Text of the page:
OTTAWA — The Conservative Party of Canada raised the most money of any federal party in 2021, bringing in $26.4 million in donations during a tumultuous year that ended with an election loss and speculation about the end of Erin O'Toole's leadership.
Audited financial statements filed with Elections Canada show that's just shy of $6 million more than the party raised in 2020, and the number of people who gave money to the Tories -- 95,000 -- was up by about 5,000 year-over-year.
Justin Trudeau's Liberals brought in $18.1 million from 75,800 donors, about $3 million more than in 2020.
Both parties also took on large loans in 2021, with the Liberals borrowing $30 million from six lenders, and the Conservatives taking out a $29-million loan that was repaid in full early in 2022.
The Bloc Québécois raised about half a million more in 2021, with 11,300 donors giving a total of $2 million.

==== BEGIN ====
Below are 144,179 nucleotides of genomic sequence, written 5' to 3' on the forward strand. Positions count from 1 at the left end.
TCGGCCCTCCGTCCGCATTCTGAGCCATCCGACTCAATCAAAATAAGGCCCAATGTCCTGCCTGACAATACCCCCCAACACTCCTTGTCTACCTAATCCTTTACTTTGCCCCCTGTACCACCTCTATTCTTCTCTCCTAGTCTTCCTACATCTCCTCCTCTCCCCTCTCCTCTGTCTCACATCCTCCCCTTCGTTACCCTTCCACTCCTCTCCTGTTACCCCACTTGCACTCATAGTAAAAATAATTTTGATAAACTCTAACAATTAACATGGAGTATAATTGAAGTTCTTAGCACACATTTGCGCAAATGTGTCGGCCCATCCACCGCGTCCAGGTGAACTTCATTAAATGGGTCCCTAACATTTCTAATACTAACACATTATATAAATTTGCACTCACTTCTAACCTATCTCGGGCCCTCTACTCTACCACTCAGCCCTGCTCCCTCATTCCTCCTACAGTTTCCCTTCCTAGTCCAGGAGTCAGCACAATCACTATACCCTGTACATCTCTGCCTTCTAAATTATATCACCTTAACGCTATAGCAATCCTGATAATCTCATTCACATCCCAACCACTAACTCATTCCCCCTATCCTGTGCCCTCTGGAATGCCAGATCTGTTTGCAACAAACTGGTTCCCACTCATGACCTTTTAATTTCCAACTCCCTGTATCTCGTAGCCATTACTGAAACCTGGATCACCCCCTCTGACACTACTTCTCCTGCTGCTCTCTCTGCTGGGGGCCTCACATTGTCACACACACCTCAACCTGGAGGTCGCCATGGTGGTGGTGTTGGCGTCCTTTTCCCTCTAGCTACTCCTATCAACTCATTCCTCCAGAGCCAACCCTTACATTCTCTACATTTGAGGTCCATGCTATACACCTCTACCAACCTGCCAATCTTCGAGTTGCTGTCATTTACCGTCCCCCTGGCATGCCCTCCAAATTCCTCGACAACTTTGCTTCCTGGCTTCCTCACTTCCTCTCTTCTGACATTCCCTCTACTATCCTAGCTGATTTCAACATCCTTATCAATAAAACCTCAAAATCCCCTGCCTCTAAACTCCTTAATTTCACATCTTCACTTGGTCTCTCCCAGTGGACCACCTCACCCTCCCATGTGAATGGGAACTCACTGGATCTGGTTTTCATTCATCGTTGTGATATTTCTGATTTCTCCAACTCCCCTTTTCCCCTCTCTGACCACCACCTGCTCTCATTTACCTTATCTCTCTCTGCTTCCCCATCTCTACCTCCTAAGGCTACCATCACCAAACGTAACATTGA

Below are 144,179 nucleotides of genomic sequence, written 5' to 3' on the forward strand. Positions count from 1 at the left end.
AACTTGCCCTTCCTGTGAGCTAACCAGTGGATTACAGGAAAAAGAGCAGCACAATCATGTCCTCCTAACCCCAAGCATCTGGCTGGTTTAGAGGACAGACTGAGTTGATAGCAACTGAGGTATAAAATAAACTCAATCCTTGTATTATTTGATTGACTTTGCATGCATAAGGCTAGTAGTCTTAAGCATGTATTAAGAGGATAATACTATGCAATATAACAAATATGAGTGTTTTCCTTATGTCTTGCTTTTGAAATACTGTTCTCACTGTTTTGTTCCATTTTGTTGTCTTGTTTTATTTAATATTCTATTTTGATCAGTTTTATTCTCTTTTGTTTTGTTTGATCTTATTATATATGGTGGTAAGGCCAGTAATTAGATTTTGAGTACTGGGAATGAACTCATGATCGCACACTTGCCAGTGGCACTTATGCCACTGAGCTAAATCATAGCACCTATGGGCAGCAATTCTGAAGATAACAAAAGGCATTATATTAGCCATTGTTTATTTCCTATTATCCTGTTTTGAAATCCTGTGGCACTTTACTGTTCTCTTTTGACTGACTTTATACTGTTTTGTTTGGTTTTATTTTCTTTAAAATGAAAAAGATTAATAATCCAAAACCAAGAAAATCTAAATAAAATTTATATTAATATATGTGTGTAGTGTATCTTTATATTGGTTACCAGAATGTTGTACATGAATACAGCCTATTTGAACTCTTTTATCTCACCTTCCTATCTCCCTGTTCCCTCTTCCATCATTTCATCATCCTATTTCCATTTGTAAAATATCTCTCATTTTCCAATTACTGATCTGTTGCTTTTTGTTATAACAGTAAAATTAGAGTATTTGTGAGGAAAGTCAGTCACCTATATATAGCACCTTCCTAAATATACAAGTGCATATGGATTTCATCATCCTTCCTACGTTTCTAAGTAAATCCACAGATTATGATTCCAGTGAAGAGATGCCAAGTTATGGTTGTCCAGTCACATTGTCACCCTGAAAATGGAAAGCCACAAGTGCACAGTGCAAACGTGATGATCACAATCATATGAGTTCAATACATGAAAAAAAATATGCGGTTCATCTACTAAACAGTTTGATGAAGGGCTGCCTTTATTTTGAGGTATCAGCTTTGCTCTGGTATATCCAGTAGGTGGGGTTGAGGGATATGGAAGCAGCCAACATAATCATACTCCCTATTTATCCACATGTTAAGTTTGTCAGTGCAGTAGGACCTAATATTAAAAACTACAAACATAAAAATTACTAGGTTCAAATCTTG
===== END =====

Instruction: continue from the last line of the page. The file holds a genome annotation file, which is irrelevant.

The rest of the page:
The NDP and Green Party annual statements are not yet publicly available.
Audited financial statements encompass the year ending Dec. 31, 2021, and include the 36-day election campaign that was called by the governing Liberals in mid-August and ended on Sept. 20, 2021. Spending during an election year is typically higher than in other years.
The parties ramped up their advertising, with the Bloc shelling out $1.5 million, the Conservatives $8.8 million and the Liberals $15.41 million.
By comparison, both the Liberals and the Tories spent about $500,000 on advertising the year before.
Speculation began over the summer that Trudeau was planning to call a snap election, in a move many observers say was an attempt to win a majority.
While that didn't happen, the Liberals held onto a minority government, and have since struck a deal with the NDP that will see them continue to govern until 2025. That means the parties won't have to be election-ready for several years.
Not long after the votes were counted, speculation began about O'Toole's future as leader of the official Opposition. He was ousted by caucus in February 2022.
This report by The Canadian Press was first published July 4, 2022.
Sarah Ritchie, The Canadian Press